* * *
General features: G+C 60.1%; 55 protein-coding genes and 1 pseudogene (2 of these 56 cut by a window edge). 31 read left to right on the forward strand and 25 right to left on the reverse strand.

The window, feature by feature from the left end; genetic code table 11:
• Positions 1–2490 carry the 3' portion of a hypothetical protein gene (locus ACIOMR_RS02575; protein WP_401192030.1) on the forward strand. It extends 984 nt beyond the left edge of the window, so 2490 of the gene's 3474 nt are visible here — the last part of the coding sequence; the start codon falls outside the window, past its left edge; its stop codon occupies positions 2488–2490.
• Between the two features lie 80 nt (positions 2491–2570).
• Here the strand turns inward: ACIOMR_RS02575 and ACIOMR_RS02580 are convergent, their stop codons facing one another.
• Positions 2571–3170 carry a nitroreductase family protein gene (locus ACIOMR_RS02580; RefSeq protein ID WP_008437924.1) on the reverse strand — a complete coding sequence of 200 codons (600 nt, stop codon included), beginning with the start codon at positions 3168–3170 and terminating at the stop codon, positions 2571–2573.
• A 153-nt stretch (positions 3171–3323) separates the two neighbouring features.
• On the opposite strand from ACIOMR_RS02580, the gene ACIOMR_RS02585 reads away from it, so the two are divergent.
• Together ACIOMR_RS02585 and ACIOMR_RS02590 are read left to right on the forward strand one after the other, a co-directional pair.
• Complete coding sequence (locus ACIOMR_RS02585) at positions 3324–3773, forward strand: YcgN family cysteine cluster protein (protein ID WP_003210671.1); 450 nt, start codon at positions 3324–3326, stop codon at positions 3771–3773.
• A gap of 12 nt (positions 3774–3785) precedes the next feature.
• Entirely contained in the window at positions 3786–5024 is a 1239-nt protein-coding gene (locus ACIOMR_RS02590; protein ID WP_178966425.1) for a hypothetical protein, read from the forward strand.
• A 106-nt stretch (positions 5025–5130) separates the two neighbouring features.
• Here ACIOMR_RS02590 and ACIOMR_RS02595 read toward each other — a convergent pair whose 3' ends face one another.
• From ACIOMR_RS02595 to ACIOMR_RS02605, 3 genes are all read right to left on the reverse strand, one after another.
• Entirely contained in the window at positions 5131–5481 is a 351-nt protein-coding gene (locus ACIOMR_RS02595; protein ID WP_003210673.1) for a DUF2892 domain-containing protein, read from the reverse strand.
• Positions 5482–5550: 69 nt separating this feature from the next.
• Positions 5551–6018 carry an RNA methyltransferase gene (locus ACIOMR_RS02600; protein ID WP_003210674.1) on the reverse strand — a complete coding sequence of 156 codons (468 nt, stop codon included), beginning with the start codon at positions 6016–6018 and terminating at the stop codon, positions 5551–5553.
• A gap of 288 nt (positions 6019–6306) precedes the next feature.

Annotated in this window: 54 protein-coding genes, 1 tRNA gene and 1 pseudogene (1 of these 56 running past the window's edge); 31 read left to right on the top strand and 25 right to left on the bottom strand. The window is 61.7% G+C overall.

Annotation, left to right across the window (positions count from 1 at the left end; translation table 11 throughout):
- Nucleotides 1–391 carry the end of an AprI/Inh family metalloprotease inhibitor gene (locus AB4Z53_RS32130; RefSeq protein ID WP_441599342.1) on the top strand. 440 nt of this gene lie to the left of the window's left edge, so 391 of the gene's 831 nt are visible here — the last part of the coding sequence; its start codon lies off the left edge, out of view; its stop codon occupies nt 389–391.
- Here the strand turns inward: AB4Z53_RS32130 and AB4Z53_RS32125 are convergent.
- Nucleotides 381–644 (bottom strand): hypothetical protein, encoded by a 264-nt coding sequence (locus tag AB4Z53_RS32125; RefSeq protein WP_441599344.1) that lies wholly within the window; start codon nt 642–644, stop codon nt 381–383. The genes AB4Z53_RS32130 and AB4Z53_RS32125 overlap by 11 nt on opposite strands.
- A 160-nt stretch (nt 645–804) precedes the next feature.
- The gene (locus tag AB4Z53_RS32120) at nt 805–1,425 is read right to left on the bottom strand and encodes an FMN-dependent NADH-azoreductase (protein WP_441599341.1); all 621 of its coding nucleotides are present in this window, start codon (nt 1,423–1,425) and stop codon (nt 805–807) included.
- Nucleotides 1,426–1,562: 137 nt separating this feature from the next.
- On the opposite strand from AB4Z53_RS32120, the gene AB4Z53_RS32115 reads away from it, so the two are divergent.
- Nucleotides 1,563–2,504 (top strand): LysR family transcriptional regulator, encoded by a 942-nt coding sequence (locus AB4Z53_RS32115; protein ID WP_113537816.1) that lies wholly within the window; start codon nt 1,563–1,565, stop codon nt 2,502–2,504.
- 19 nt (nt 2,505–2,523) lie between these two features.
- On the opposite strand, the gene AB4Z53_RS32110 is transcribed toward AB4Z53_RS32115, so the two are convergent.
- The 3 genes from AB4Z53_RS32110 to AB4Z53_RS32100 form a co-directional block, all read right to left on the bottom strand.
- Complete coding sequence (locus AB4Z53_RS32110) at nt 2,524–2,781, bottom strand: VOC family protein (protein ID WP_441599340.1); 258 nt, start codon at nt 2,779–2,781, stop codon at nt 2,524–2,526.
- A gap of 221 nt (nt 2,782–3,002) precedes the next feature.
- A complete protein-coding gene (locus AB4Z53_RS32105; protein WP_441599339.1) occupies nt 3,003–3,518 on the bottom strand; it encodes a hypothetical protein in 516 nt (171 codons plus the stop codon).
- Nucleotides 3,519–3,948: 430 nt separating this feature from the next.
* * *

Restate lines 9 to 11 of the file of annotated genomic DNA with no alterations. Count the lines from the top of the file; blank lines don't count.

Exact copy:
• Together ACIOMR_RS02585 and ACIOMR_RS02590 are read left to right on the forward strand one after the other, a co-directional pair.
• Complete coding sequence (locus ACIOMR_RS02585) at positions 3324–3773, forward strand: YcgN family cysteine cluster protein (protein ID WP_003210671.1); 450 nt, start codon at positions 3324–3326, stop codon at positions 3771–3773.
• A gap of 12 nt (positions 3774–3785) precedes the next feature.